The R radicals in the general formula may be any radical as exemplified for R and R" but, as hereinafter indicated, are preferably selected from monovalent hydrocarbon radicals and monovalent halogenohydrocarbon radicals, for example, alkyl and cycloalkyl radicals, e.g. methyl, ethyl, propyl, hexyl, decyl, octadecyl and cyclohexyl, alkenyl radicals, e.g. vinyl, ally] and cyclohexenyl, aryl radicals, e.g. phenyl, naphthyl, benzyl and tolyl and halogenoalkyl and halogenoaryl radicals, e.g. chloromethyl, trifluoropropyl and bromophenyl. Most preferred from considerations of commercial availability are compounds in which the R radicals are selected from methyl and phenyl radicals.
Depending on whether n is zero or an integer, the compounds represented by the general formula may contain one or two of the specified organosilyl radicals. When n is zero, R should represent a hydrogen atom or an alkyl, aryl or trihydrocarbylsilyl radical, for example, the methyl, ethyl, butyl, octyl, tetradecyl octadecyl, vinyl, allyl, phenyl, benzyl, trimethylsilyl, dimethylphenylsilyl and dimethylvinylsilyl radicals. Preferably, the said alkyl and aryl radicals and the hydrocarbyl radicals present in the trihydrocarbylsilyl group are those having less than 19 carbon atoms.
The compounds of this invention may he prepared by the reaction of I an acetylenic compound of the formula Li(C 5 C) (C 5 C)X, wherein X represents a hydrogen atom or a lithium atom with (2) one or more silanes of the general formula R(R Si),,Y, wherein Y represents a halogen atom, preferably chlorine, p represents an integer of from 1 to 4 inclusive and R and R are as hereinabove defined.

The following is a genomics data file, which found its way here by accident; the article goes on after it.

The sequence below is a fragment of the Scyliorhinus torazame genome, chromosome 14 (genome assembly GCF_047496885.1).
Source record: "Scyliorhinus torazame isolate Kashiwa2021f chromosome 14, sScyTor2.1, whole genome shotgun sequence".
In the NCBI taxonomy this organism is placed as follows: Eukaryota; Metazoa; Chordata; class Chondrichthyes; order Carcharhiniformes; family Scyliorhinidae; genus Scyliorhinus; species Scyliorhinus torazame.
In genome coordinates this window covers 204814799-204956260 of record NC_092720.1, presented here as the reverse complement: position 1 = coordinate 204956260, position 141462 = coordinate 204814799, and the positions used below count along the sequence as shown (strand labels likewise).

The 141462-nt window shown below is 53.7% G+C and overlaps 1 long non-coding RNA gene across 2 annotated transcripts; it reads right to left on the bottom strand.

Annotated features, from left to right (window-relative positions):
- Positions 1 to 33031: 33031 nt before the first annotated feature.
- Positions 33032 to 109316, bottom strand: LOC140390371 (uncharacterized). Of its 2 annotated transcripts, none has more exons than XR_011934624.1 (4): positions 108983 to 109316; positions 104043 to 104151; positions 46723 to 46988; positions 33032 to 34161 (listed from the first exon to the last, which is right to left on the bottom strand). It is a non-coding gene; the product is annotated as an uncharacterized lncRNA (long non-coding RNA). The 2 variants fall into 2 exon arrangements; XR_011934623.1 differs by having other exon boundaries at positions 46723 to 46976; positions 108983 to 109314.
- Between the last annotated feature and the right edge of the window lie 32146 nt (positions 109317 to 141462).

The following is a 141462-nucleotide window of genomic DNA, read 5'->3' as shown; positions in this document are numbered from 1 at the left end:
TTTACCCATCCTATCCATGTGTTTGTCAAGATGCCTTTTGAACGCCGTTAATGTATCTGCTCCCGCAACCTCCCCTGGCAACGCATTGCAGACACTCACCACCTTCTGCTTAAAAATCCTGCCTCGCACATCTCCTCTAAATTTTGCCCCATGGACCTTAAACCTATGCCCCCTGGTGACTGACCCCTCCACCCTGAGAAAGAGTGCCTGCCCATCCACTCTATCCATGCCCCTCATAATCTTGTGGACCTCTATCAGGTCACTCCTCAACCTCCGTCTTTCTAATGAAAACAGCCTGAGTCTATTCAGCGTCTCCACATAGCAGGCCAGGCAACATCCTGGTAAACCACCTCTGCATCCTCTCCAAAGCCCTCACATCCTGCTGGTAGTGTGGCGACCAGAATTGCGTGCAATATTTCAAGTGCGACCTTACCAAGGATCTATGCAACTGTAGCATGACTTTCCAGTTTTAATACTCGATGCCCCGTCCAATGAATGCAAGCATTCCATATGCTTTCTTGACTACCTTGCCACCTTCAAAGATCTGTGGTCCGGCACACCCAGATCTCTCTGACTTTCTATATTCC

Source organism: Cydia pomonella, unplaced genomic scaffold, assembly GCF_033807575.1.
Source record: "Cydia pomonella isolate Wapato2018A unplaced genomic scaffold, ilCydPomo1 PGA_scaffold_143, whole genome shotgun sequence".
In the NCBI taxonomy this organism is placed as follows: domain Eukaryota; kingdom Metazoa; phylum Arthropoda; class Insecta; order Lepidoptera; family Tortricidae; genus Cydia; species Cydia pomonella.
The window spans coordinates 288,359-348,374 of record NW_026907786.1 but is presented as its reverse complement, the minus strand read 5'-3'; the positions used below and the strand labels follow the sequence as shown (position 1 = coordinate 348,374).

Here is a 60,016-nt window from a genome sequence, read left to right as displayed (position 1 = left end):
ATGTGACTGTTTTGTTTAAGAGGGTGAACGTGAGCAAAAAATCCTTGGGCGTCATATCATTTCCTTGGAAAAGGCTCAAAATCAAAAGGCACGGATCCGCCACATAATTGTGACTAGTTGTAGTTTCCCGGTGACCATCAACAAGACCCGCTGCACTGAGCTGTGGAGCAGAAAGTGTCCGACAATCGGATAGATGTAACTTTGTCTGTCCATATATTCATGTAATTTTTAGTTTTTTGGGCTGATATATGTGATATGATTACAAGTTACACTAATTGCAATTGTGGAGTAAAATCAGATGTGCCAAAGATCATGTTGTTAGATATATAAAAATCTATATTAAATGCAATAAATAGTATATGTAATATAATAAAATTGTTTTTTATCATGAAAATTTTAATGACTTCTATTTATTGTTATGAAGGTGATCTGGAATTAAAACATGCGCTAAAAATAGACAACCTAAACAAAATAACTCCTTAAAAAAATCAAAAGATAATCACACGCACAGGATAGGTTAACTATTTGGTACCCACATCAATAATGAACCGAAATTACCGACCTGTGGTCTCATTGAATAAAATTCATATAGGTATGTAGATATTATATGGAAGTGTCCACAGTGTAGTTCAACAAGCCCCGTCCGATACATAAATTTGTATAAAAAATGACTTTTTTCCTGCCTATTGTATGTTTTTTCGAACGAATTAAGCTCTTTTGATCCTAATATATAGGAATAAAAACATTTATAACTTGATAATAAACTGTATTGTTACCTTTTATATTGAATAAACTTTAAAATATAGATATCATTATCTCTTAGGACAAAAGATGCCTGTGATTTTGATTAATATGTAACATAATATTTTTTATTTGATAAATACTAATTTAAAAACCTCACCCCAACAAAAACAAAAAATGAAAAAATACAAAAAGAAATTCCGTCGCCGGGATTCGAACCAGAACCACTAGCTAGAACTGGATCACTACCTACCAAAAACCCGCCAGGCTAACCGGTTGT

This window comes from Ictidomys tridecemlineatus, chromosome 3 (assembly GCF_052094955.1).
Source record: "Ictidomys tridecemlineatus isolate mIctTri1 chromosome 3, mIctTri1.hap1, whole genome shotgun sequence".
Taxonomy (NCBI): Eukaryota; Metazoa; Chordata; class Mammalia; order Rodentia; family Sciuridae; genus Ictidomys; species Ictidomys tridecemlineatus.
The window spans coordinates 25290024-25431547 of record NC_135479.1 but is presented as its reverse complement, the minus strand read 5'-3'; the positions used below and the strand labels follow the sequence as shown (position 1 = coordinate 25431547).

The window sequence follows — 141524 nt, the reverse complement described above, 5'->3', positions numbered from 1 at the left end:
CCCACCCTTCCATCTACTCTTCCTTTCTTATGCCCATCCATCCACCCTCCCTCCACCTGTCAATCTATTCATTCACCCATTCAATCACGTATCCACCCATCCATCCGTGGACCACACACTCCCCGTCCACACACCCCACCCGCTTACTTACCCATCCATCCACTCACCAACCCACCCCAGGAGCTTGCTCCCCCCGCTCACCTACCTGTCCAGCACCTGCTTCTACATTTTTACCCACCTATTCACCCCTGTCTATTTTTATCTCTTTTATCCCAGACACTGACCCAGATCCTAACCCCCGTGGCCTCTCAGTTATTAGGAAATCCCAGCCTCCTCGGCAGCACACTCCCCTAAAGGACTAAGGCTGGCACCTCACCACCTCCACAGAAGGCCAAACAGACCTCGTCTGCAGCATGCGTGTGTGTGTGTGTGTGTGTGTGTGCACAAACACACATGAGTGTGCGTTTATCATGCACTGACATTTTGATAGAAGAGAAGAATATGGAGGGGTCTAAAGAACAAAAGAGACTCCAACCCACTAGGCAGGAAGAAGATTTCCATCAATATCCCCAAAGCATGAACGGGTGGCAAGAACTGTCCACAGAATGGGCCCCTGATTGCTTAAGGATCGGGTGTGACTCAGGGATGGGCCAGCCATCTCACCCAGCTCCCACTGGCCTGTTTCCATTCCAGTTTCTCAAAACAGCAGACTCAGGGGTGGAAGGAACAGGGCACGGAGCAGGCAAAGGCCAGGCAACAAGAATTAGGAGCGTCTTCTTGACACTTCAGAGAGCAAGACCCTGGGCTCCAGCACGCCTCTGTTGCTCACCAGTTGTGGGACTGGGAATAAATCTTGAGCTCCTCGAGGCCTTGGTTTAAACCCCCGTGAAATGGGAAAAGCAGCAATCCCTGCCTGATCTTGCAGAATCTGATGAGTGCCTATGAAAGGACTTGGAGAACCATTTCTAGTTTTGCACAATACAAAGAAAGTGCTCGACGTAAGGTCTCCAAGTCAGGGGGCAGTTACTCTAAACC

The acetylenic compound (1) may be prepared by the reaction of a lithium alkyl with diacetylene in the appropriate molar proportions. This reaction is best carried out at temperatures below about 0C. and most preferably at temperatures below about 20C. Most conveniently, the lithium acetylenic compound is prepared in situ in a suitable solvent just prior to contact with the silane reactant (2).
Reactant 2 may comprise a mixture of silanes of the general formula R'(R,Si),,Y. More preferably, however, a single silane is employed since this leads to a more completely defined product. Reactant 2 may be a monosilane or a polysilane and may be, for example, dimethylchlorosilane, diphenylmethoxychlorosilane, triethoxybromosilane, aminodimethylchlorosilane, dimethylamino(diphenyl)chlorosilane, noctadecylmethylmethoxybromosilane, methoxytetramethylchlorodisilane and methoxyethoxyoctamethylchlorotetrasilane.
The reaction between the lithium acetylene compound (l) and the silane (2) is best carried forward in the presence of one or more solvents for the reactants. Suitable solvents include, for example, benzene, toluene, xylene, n-hexane, diethylether, tetrahydrofuran and mixtures of two or more of these. The reaction may be performed at temperatures up to that at which the lithium acetylene compound decomposes, that is, up to or above 25C. A convenient temperature range for carrying out the reaction is from 10 to +5C. The reaction can be initiated by mixing the reactants (l) and (2) at such temperatures or alternatively the reactants may be mixed at lower temperatures and the temperature of the reaction mixture allowed to increase to achieve the desired reaction rate.
Compounds of this invention in which R and R" and optionally R, are halogen atoms may also be prepared from the corresponding compound in which R and, when present, R" and R is an amine group, e.g. the N(Ch:,), group or a hydrogen atom, by reaction of that compound with the anhydrous hydrogen halide or with the halogen respectively. Alternatively, they may be prepared by reaction of an acylhalide on the corresponding organosilicon compound wherein R, R" and R are alkoxy radicals.